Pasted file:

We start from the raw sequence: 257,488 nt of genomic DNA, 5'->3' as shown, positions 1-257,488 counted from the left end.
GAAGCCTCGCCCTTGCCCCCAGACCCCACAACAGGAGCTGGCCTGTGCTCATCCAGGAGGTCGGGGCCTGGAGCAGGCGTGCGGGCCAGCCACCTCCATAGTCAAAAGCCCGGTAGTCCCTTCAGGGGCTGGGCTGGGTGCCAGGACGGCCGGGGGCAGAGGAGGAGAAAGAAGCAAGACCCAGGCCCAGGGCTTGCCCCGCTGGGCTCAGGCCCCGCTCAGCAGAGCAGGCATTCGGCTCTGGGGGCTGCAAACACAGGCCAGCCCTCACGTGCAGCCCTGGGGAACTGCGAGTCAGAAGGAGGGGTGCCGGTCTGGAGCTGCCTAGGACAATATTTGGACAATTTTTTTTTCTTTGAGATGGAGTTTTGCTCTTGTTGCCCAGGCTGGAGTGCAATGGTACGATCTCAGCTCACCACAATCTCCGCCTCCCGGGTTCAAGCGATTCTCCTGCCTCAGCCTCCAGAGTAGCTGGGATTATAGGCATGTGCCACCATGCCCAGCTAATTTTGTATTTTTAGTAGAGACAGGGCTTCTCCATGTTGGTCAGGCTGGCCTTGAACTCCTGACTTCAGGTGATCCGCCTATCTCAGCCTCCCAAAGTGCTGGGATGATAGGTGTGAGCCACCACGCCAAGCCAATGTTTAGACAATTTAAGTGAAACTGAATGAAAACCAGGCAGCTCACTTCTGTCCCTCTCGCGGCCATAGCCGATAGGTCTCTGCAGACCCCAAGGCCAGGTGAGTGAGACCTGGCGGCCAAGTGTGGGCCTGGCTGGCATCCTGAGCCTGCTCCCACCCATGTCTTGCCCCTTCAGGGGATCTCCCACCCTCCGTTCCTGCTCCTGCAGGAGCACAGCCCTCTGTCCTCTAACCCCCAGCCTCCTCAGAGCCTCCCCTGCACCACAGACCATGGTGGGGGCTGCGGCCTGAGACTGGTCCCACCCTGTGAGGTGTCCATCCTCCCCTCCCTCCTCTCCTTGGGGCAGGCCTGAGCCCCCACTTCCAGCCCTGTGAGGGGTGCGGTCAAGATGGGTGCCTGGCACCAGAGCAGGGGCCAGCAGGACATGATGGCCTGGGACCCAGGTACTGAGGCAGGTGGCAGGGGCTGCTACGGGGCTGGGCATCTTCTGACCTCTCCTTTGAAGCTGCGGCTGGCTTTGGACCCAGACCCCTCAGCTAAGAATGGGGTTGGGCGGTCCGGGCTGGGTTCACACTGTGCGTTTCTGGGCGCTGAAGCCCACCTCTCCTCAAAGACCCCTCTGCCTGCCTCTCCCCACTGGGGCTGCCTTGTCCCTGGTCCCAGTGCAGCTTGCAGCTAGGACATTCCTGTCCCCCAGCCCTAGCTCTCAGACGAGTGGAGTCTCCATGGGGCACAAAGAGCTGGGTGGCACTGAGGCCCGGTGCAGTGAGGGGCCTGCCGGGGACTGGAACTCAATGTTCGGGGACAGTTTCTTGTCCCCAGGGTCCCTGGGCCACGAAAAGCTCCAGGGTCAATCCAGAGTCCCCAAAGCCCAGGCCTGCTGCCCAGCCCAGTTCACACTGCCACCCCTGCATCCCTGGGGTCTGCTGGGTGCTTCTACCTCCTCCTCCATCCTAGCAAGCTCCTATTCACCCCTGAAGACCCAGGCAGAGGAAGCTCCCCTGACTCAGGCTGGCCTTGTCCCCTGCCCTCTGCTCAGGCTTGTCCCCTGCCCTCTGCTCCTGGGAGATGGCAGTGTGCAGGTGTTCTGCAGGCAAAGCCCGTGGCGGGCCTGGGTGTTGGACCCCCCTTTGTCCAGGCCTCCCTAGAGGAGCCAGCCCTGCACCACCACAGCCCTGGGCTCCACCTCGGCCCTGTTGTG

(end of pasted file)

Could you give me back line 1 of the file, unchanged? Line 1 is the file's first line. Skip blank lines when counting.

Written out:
We start from the raw sequence: 257,488 nt of genomic DNA, 5'->3' as shown, positions 1-257,488 counted from the left end.